I’ve been obsessed with this idea practically my entire life. It was thoughts like these that got me to study International Development in the first place, thinking that I would work with NGOs. I realized eventually that it was only in the rarified air of Canada that thoughts about developing countries and the people that live there made any sense. Once I got overseas a few times, I found the issue to be much more complicated. I found that this urge to help poor people become better off is not so straightforward. The idea is that by being better off, life becomes better and people are happier. But that isn’t necessarily true. Happiness is a much more slippery concept. As I’ve seen with my own eyes, when people have more money they do what all people do – they buy a TV. People in the developing world are no better and no worse than people everywhere else. Their goals and ambitions are the same and they largely lead toward buying fancy cars and big TVs. I’m not sure that helping people get their cars and TVs quicker is a very noble endeavor.

My second interesting encounter occurred late in the day. I mentioned earlier that I don’t like the sari-sari stores very much. However, there is one just up the street from my boarding house that I visit quite frequently. It is unique in that it has an actual Coca-Cola cooler on the outside. I tested a drink from this cooler once and it was quite cold, so I’ve returned there whenever I’ve had a hankering for an ice-cold drink. It also has a small bench sitting beside the cooler. That is also quite rare. But most appealing is the man that is often in the sari-sari store running the place. I learned yesterday that he is 32 years old and his name is Mark. Mark is very friendly and speaks good conversational English. He also is willing to come out from behind the chicken wire of the store and deal with me face-to-face. Whenever I see him at this sari-sari store, I stop there to make my various purchases of instant coffee and other things. When I don’t see him, I continue on by.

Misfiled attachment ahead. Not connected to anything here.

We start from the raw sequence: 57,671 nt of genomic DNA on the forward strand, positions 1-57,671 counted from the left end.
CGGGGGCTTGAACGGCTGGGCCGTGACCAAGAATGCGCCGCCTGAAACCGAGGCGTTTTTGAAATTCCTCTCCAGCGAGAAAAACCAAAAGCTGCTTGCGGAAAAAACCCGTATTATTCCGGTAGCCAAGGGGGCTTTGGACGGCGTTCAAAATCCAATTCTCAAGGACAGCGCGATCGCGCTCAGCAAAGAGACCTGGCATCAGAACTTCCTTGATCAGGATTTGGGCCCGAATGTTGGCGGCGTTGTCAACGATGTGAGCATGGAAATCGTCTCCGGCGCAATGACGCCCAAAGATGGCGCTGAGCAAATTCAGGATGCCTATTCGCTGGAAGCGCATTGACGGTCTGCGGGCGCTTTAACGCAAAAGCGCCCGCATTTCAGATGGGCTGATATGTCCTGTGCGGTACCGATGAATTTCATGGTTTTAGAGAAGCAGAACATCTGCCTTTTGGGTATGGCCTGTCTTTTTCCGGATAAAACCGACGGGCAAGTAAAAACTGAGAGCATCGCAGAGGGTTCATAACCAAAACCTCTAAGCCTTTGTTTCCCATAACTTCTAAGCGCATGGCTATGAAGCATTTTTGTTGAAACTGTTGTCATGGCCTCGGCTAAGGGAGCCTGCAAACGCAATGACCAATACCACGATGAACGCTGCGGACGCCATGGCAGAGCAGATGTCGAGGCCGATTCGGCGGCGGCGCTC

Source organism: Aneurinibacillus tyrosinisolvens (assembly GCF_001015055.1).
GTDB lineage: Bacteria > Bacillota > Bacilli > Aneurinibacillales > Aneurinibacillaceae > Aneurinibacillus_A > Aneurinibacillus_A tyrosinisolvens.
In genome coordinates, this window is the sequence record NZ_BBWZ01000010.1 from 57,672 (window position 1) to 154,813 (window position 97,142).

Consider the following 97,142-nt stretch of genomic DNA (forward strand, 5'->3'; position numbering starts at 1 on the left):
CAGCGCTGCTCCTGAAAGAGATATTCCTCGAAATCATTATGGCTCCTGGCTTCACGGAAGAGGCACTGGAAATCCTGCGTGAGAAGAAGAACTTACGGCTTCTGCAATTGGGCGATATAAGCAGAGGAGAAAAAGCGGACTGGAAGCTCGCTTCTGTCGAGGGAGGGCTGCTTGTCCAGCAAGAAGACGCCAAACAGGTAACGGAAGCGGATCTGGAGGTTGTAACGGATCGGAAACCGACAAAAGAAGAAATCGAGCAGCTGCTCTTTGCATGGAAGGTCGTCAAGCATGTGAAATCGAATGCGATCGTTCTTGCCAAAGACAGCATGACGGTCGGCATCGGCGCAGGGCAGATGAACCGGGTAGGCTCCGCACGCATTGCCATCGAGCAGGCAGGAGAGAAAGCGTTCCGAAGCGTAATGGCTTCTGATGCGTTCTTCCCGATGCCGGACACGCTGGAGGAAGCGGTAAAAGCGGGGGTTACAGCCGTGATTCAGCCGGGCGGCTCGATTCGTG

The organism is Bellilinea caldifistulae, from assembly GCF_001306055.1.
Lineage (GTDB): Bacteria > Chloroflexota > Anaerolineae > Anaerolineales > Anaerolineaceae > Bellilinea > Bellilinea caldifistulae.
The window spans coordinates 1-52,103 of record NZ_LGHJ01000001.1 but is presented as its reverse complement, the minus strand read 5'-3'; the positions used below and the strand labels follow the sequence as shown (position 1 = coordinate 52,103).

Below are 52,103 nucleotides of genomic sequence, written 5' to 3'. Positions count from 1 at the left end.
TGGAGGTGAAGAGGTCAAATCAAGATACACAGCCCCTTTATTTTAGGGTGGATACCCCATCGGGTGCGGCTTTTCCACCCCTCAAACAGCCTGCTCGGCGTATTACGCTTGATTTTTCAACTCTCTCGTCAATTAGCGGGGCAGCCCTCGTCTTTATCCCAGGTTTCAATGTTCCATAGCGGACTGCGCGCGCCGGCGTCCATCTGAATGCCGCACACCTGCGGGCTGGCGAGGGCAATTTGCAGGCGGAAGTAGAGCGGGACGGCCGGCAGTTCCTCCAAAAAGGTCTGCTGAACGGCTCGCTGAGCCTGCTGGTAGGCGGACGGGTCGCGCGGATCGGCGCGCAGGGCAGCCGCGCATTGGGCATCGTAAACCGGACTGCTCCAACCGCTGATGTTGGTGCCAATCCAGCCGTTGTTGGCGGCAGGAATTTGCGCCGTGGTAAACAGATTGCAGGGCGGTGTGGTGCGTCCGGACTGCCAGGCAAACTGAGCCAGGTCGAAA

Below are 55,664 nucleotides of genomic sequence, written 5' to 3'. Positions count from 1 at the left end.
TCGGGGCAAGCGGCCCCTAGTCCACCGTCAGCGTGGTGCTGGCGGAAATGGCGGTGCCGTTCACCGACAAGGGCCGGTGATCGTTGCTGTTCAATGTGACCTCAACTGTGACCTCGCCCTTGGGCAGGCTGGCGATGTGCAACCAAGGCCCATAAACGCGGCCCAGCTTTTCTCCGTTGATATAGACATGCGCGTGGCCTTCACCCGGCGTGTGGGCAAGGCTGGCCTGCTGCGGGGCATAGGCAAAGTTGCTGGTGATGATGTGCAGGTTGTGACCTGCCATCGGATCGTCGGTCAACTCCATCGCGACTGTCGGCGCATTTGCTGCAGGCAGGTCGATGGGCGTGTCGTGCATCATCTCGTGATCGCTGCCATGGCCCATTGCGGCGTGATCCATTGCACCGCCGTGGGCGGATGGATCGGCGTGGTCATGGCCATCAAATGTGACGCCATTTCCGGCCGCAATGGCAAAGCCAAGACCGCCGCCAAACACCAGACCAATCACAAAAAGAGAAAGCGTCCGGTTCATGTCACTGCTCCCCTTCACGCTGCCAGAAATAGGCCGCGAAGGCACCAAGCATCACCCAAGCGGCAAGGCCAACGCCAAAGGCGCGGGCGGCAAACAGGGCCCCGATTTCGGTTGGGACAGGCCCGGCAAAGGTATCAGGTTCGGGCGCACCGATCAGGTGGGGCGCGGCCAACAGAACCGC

Yesterday, I went to this store and I bought a cold drink and sat on the bench. It was the Naval equivalent of rush hour, and it is entertaining to sit by the side of the road and watch all the pedicabs and tricycles go by with their passengers. I began to wish I had brought my camera to record some of the scenes and faces that I saw. (If the weather is suitable, I might do that this afternoon.)

While I sat there, Mark came and went from the sari-sari store. He has a small motorbike, and he hopped on it and raced away to run errands and then returned. One time, he returned with a bag of baked goods and offered me a bun fresh and hot from the oven. It was delicious.